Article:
The Red River, the imperiled golden-winged warbler and environmentally minded Minnesota farmers all will benefit from $26 million in new federal funding designed to boost conservation and clean up agricultural water pollution in the state.

The three projects, which all must provide significant matching funds from other sources over the next five years, are part of a revamped $370 million program announced Wednesday by the U.S. Department of Agriculture's conservation arm.

Calling it a "new era of conservation," U.S. Agriculture Secretary Tom Vilsack said the 115 "high impact" projects across 50 states represent the latest strategies in how to protect water quality and wildlife. It is the first time the agriculture department has joined forces with state and local governments and other groups to increase the scope and financing for projects designed to protect the environment.

"These partnerships are forging a new path for getting conservation on the ground and are providing opportunities for communities to have a voice and ownership in protecting and improving our natural resources," Vilsack said.

In Minnesota, the largest grant — $12 million — will go to flood prevention projects in the Red River Valley. Nearly 30 federal, state and local government agencies will work to build water retention systems and ponds on agricultural lands that will work to slow the flow of water into the river while also reducing phosphorus and nitrogen pollution levels. The Red River is a major source of nutrient contamination in Canada's Lake Winnipeg. Once completed, six to eight different sites will store approximately 50,000 acre-feet of floodwater.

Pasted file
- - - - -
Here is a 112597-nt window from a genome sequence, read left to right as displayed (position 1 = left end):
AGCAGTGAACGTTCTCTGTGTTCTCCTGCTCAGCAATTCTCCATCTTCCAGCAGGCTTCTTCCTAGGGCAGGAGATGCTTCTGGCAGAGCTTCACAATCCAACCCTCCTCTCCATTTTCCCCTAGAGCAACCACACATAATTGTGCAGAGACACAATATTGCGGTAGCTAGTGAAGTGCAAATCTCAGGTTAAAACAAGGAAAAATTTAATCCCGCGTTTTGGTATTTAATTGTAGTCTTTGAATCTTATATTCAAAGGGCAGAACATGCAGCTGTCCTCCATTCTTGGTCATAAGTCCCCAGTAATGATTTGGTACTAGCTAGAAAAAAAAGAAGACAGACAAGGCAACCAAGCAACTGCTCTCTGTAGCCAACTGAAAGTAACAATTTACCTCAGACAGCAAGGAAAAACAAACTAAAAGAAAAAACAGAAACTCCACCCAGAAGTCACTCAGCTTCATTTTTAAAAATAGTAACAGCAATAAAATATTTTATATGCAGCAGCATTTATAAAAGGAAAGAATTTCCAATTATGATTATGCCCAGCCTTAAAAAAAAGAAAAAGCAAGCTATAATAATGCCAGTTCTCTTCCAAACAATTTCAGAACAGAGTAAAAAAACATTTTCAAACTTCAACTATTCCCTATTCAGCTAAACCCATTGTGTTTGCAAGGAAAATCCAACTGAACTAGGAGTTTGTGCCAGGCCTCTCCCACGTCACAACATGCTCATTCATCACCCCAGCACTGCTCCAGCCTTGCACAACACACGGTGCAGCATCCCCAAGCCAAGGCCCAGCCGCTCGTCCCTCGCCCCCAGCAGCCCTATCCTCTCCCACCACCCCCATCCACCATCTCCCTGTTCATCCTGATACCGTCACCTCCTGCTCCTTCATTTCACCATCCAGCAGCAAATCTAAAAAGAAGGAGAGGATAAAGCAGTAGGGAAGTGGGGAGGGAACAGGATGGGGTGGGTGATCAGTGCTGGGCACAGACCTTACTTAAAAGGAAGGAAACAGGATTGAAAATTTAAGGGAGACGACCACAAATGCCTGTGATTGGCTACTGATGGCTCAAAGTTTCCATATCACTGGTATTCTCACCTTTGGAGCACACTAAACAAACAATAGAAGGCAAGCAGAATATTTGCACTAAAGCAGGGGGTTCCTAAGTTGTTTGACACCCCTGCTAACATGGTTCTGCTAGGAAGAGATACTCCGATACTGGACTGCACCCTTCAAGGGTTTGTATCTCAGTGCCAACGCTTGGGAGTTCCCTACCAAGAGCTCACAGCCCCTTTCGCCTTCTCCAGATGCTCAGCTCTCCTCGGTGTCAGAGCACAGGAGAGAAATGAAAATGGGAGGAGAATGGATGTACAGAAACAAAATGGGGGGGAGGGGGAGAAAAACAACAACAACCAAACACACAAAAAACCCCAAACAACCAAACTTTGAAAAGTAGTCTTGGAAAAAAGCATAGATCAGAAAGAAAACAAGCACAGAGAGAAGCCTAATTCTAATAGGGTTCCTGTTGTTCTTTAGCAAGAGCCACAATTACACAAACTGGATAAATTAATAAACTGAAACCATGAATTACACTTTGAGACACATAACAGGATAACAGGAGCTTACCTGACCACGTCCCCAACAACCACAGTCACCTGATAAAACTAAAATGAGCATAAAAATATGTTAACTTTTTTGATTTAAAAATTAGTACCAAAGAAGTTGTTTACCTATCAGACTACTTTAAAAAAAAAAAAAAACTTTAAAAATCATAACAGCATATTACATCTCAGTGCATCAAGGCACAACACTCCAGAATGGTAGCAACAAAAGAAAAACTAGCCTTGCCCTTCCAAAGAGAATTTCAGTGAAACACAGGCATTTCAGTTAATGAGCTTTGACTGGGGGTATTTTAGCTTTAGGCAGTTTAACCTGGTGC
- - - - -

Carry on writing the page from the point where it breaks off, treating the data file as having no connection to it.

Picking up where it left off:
It is small piece of a $1.8 billion diversion and flood control project underway to protect Fargo, N.D., and other towns along the river, and it will need a total of $21 million over the next five years.

Minnesota's three-year-old Agricultural Water Quality Certification Program for farmers was awarded $9 million to expand statewide. It provides farmers with expert help and financial assistance in adopting ways to stop soil erosion and water pollution. That could include things like new drainage systems and other water management tactics to prevent runoff. The total cost for the next five years will be $21 million. State agriculture officials said they expect to get the remaining funds by tapping the state's Legacy funds.

The American Bird Conservancy, a national conservation group, and three states joined forces to protect the golden-winged warbler by improving forest habitat on 64,000 acres around the Great Lakes.

The bird has suffered one of the steepest population declines of any songbird species, primarily because of the disappearance of young forests, its preferred habitat.

"Michigan, Minnesota and Wisconsin have the largest remaining breeding population, and habitat management actions there are considered critical to rebuilding populations rapidly," said Dr. George Fenwick, president of the American Bird Conservancy.

The project will cost a total of $10 million, and Minnesota has contributed some of it through Legacy funds.

Josephine Marcotty • 612-673-7394